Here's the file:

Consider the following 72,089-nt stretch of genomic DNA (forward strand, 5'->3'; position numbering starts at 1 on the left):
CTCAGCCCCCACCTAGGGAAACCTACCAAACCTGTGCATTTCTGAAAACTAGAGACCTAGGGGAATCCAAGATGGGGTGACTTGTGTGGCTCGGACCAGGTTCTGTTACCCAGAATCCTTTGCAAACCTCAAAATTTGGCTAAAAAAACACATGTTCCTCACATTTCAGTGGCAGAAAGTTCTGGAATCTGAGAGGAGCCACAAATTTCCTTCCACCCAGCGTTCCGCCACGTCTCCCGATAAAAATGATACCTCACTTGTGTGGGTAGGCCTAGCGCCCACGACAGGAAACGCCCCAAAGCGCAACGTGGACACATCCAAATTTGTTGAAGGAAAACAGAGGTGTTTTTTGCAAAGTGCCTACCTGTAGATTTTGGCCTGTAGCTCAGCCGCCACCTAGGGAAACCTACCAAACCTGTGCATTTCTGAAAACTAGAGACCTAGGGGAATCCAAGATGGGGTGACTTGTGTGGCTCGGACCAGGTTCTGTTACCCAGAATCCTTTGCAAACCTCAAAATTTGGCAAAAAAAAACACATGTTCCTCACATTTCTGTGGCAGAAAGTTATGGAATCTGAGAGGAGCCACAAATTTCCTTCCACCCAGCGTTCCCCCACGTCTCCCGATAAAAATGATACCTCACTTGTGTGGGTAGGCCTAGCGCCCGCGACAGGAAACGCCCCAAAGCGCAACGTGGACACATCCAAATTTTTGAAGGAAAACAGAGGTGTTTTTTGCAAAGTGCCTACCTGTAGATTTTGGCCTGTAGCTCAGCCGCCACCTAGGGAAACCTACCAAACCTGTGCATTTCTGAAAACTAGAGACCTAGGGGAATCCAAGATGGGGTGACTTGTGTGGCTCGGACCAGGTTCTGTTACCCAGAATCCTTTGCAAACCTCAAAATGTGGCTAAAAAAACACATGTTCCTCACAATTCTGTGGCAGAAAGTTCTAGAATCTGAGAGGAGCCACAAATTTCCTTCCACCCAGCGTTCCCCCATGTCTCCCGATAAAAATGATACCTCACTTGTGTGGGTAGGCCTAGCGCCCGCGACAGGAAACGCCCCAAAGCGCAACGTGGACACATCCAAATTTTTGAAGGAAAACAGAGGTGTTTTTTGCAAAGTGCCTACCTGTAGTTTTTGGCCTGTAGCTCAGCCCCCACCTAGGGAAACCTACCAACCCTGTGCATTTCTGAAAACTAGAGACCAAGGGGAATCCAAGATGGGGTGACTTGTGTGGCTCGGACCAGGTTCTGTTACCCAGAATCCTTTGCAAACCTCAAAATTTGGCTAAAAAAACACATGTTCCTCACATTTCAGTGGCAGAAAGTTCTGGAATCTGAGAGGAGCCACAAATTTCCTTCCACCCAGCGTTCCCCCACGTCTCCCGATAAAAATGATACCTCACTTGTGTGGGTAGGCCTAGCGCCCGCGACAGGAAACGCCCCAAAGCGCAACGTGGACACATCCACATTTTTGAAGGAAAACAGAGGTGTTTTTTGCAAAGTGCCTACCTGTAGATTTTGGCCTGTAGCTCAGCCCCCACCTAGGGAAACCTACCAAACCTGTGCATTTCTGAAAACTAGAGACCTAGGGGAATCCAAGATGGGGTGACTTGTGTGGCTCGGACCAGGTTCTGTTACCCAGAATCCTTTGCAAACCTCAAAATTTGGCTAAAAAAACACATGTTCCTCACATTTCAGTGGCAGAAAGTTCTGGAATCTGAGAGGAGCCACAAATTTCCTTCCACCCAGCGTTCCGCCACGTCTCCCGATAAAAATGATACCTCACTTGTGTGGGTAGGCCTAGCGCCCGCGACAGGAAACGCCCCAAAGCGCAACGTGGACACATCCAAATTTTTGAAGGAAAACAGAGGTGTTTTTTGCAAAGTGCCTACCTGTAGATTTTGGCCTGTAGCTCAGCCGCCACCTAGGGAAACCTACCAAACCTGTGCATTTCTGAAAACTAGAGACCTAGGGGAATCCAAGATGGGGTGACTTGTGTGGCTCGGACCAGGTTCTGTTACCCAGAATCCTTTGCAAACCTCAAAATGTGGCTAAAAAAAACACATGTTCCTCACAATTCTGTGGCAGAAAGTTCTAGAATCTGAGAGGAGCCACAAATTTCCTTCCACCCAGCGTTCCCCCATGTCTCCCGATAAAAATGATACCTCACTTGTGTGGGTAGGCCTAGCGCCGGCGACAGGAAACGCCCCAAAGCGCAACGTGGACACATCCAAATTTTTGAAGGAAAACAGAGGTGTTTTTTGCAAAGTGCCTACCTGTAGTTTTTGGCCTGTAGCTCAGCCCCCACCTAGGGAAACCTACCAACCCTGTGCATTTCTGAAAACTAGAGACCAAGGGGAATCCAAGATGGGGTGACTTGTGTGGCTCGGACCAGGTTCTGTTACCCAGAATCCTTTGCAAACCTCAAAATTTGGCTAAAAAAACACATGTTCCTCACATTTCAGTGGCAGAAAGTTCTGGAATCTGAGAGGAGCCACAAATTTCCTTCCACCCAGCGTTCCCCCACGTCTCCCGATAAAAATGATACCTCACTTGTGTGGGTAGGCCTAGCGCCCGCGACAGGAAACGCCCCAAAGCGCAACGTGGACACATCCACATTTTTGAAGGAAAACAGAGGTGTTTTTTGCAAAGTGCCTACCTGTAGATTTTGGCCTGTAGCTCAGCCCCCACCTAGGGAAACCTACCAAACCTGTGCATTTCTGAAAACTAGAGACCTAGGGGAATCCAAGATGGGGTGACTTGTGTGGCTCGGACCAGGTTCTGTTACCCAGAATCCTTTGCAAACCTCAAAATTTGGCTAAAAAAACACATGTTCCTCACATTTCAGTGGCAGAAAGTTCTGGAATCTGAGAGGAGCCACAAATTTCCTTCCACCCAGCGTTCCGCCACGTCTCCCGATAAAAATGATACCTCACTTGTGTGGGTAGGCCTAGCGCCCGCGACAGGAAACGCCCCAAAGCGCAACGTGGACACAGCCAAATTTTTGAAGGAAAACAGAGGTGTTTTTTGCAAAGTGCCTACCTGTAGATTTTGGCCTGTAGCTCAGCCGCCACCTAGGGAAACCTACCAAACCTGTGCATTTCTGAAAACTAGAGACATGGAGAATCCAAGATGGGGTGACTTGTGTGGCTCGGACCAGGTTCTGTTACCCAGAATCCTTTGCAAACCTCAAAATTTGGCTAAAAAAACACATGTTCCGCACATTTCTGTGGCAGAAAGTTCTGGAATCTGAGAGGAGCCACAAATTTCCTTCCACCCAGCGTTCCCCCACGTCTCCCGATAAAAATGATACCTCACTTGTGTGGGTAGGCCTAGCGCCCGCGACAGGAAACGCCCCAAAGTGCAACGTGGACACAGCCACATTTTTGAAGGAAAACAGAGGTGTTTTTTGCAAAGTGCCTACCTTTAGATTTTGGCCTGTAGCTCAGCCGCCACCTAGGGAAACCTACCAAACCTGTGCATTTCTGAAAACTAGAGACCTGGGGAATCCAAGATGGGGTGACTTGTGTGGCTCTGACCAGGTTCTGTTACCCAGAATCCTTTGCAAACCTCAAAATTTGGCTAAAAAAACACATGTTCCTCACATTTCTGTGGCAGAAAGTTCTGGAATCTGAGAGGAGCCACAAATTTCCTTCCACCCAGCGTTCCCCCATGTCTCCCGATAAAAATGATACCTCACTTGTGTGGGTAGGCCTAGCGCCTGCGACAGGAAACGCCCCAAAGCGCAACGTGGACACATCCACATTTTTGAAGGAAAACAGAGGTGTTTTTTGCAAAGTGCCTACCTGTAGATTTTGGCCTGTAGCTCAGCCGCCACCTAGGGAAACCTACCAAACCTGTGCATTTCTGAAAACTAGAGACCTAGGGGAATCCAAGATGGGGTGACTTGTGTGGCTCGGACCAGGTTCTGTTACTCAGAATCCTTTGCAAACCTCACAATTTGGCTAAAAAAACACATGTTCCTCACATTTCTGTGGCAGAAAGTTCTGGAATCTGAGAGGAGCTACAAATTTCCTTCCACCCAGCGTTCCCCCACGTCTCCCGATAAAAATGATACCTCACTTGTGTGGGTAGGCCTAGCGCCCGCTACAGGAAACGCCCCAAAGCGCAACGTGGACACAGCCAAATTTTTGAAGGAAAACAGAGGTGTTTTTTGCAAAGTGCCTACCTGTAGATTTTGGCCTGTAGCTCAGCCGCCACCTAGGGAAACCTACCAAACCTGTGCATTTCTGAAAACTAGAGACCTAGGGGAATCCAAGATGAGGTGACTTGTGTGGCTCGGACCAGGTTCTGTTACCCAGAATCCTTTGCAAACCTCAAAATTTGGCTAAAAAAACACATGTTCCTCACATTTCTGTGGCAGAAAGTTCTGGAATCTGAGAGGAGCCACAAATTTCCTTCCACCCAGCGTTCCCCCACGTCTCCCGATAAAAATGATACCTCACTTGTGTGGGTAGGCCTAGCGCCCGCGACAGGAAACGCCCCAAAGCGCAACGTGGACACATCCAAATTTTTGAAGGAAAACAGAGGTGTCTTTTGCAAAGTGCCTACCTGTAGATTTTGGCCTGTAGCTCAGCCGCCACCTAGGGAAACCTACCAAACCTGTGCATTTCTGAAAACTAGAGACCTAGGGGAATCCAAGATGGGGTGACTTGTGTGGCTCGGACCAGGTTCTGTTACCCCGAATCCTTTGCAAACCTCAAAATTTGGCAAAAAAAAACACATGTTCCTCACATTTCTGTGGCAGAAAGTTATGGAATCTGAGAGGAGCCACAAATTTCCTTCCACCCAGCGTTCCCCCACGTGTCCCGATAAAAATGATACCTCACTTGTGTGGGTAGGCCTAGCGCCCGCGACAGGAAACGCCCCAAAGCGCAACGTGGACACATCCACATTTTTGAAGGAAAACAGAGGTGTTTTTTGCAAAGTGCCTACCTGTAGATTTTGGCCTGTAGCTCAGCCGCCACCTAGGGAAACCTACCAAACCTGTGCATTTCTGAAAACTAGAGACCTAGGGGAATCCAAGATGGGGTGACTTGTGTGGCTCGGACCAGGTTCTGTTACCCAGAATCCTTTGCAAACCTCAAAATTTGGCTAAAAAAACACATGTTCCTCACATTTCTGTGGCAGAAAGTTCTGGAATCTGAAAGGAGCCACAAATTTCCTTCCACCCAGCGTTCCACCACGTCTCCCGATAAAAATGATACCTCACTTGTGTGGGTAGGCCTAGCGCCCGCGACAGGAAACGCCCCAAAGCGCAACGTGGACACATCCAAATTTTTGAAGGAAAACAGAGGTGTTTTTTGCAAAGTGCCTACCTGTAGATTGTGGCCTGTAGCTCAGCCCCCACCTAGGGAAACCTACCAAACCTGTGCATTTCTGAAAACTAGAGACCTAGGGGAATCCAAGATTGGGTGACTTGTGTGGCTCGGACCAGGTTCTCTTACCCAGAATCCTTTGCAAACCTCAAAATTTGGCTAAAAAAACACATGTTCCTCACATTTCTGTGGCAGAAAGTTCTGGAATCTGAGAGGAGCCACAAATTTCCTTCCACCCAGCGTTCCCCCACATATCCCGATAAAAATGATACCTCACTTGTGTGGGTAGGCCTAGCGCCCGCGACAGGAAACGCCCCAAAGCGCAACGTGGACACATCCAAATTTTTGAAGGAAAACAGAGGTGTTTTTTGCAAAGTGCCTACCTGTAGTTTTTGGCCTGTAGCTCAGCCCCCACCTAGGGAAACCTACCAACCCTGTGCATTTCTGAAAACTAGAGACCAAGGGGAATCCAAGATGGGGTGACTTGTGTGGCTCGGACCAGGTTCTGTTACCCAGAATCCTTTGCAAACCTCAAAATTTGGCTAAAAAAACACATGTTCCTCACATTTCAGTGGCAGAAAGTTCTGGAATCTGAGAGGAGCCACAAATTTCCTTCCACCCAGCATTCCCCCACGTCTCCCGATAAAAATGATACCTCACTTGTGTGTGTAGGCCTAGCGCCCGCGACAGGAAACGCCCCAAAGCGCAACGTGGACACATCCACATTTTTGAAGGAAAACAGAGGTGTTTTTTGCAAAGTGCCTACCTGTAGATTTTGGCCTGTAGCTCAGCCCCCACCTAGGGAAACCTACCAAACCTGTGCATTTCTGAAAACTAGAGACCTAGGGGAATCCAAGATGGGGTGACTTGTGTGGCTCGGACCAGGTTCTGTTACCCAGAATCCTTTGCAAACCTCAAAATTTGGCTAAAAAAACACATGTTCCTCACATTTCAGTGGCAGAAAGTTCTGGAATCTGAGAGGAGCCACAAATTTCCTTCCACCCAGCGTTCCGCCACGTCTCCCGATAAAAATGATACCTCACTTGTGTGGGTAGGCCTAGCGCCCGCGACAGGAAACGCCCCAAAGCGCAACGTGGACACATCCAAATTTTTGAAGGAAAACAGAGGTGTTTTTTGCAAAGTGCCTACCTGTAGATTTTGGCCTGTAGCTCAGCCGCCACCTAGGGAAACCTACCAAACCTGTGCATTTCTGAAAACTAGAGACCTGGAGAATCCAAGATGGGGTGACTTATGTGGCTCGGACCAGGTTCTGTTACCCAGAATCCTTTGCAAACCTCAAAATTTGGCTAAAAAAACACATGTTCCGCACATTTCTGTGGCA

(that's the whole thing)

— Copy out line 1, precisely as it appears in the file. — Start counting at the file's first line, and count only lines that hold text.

Consider the following 72,089-nt stretch of genomic DNA (forward strand, 5'->3'; position numbering starts at 1 on the left):